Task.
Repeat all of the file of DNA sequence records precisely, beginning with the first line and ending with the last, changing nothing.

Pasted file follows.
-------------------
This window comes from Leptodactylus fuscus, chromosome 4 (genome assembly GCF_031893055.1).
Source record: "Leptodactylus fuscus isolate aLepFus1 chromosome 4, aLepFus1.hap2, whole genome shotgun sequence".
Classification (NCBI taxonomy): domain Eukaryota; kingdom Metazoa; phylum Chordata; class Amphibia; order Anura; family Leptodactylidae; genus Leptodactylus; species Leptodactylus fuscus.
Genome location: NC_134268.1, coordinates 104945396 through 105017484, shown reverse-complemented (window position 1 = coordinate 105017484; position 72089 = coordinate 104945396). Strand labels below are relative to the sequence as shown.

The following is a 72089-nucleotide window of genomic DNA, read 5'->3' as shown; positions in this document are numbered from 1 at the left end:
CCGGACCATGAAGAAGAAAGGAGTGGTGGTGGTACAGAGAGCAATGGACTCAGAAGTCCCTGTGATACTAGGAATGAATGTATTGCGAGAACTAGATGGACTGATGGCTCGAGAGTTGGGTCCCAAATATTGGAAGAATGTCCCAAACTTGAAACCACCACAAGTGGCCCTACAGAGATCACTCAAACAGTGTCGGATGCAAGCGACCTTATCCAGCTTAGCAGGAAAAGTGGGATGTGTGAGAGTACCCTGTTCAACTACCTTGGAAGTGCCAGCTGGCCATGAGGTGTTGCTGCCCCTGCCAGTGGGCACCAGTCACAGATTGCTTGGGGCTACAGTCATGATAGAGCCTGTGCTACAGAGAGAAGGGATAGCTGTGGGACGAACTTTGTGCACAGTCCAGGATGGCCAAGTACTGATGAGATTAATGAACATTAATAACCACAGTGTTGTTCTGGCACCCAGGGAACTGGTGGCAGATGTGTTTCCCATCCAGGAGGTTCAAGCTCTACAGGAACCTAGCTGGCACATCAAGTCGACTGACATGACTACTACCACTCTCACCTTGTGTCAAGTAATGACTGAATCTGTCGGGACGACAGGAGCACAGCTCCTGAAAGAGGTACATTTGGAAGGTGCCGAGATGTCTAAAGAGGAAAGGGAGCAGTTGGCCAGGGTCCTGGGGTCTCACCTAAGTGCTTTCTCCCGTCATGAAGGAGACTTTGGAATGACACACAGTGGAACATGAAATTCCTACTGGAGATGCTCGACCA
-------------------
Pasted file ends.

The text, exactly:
This window comes from Leptodactylus fuscus, chromosome 4 (genome assembly GCF_031893055.1).
Source record: "Leptodactylus fuscus isolate aLepFus1 chromosome 4, aLepFus1.hap2, whole genome shotgun sequence".
Classification (NCBI taxonomy): domain Eukaryota; kingdom Metazoa; phylum Chordata; class Amphibia; order Anura; family Leptodactylidae; genus Leptodactylus; species Leptodactylus fuscus.
Genome location: NC_134268.1, coordinates 104945396 through 105017484, shown reverse-complemented (window position 1 = coordinate 105017484; position 72089 = coordinate 104945396). Strand labels below are relative to the sequence as shown.

The following is a 72089-nucleotide window of genomic DNA, read 5'->3' as shown; positions in this document are numbered from 1 at the left end:
CCGGACCATGAAGAAGAAAGGAGTGGTGGTGGTACAGAGAGCAATGGACTCAGAAGTCCCTGTGATACTAGGAATGAATGTATTGCGAGAACTAGATGGACTGATGGCTCGAGAGTTGGGTCCCAAATATTGGAAGAATGTCCCAAACTTGAAACCACCACAAGTGGCCCTACAGAGATCACTCAAACAGTGTCGGATGCAAGCGACCTTATCCAGCTTAGCAGGAAAAGTGGGATGTGTGAGAGTACCCTGTTCAACTACCTTGGAAGTGCCAGCTGGCCATGAGGTGTTGCTGCCCCTGCCAGTGGGCACCAGTCACAGATTGCTTGGGGCTACAGTCATGATAGAGCCTGTGCTACAGAGAGAAGGGATAGCTGTGGGACGAACTTTGTGCACAGTCCAGGATGGCCAAGTACTGATGAGATTAATGAACATTAATAACCACAGTGTTGTTCTGGCACCCAGGGAACTGGTGGCAGATGTGTTTCCCATCCAGGAGGTTCAAGCTCTACAGGAACCTAGCTGGCACATCAAGTCGACTGACATGACTACTACCACTCTCACCTTGTGTCAAGTAATGACTGAATCTGTCGGGACGACAGGAGCACAGCTCCTGAAAGAGGTACATTTGGAAGGTGCCGAGATGTCTAAAGAGGAAAGGGAGCAGTTGGCCAGGGTCCTGGGGTCTCACCTAAGTGCTTTCTCCCGTCATGAAGGAGACTTTGGAATGACACACAGTGGAACATGAAATTCCTACTGGAGATGCTCGACCA